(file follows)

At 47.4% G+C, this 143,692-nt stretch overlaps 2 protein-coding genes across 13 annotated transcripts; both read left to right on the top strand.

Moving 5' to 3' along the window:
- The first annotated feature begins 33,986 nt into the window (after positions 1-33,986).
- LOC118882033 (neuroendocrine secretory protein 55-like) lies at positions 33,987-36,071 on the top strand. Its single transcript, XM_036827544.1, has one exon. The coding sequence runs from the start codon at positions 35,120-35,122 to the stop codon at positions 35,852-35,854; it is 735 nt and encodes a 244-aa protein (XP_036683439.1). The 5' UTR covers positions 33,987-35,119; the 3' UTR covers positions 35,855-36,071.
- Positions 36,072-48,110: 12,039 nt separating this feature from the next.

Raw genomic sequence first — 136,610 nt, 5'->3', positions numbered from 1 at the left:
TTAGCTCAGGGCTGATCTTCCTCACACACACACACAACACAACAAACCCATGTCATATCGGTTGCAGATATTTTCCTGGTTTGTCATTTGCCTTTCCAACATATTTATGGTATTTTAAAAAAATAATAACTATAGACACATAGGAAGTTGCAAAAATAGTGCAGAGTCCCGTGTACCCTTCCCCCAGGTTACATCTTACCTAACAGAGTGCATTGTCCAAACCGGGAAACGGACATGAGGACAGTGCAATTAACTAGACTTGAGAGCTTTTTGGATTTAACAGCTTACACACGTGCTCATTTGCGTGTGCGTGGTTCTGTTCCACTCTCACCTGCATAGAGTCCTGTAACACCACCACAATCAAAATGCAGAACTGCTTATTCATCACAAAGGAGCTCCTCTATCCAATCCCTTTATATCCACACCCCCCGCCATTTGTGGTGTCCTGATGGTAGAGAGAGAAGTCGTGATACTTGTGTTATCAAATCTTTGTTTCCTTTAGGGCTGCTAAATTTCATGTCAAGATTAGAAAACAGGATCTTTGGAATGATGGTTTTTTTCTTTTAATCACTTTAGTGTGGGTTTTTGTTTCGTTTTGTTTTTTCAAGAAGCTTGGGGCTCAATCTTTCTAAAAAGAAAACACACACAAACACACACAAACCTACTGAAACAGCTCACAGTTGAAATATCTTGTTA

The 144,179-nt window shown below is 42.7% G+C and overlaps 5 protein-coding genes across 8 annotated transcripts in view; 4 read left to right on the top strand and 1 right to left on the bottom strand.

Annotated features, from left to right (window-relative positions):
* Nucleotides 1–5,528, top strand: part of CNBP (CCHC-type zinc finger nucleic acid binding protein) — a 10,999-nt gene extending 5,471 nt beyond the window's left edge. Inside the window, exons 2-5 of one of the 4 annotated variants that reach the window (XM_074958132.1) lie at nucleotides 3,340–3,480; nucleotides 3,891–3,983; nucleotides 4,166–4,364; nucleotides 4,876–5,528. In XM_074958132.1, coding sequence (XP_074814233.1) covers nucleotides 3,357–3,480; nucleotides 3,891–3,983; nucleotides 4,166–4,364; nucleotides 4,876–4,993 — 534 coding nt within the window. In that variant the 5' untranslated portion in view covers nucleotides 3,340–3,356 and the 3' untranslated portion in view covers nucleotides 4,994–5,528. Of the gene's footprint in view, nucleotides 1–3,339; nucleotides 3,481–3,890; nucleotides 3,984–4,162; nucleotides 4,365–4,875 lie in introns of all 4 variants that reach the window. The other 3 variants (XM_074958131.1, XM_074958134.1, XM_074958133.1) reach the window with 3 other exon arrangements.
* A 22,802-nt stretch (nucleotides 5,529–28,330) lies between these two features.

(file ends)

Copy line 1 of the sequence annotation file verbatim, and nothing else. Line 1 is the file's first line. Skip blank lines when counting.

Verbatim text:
At 47.4% G+C, this 143,692-nt stretch overlaps 2 protein-coding genes across 13 annotated transcripts; both read left to right on the top strand.